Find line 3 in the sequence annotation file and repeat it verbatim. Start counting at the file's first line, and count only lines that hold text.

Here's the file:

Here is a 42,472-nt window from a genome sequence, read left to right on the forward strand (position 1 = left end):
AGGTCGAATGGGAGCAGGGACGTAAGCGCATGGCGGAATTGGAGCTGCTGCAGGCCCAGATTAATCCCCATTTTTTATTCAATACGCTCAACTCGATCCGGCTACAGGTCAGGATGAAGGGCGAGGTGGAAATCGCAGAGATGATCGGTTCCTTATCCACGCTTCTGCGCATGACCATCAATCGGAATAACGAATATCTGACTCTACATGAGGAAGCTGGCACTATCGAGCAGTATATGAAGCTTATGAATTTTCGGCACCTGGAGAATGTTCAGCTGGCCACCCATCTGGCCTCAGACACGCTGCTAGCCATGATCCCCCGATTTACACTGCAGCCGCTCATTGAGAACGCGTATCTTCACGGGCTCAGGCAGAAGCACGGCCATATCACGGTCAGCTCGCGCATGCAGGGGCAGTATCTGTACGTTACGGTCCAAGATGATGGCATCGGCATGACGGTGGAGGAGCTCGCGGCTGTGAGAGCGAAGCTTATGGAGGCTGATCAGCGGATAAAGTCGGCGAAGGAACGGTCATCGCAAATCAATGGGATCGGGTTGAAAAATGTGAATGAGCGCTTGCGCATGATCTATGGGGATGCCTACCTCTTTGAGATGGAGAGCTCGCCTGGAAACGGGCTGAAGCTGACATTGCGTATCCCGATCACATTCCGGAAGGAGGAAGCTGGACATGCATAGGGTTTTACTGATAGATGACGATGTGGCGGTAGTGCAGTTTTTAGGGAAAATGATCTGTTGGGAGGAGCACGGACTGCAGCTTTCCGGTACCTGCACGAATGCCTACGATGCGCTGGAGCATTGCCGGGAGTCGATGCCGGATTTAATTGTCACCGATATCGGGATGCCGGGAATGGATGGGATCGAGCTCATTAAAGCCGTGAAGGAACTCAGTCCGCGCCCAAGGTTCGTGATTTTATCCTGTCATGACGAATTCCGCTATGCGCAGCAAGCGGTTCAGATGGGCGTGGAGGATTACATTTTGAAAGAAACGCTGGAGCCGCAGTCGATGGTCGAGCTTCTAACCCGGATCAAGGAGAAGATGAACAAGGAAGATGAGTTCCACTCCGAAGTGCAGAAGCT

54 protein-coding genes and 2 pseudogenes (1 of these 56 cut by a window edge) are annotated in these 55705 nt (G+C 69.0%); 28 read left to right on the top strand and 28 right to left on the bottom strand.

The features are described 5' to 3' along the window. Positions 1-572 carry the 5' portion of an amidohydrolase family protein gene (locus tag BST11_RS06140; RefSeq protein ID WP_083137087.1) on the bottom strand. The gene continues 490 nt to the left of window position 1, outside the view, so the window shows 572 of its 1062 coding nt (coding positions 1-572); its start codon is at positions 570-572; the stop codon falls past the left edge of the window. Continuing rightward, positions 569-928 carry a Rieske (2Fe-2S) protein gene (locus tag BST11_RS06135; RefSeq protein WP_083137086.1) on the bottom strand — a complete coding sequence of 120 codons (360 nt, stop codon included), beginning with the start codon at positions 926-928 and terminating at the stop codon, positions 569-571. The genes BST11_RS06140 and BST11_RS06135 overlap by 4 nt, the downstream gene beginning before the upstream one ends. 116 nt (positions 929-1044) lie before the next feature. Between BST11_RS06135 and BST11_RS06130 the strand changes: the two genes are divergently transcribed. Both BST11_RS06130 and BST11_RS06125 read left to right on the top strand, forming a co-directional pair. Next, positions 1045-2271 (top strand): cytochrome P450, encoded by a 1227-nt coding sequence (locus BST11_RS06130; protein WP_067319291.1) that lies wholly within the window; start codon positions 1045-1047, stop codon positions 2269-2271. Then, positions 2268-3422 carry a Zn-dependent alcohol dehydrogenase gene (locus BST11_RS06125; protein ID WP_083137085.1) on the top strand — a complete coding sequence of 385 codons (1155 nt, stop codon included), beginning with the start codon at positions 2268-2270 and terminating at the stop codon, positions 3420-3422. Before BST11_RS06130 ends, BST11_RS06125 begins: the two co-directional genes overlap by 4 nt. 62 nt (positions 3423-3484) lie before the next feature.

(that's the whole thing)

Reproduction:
54 protein-coding genes and 2 pseudogenes (1 of these 56 cut by a window edge) are annotated in these 55705 nt (G+C 69.0%); 28 read left to right on the top strand and 28 right to left on the bottom strand.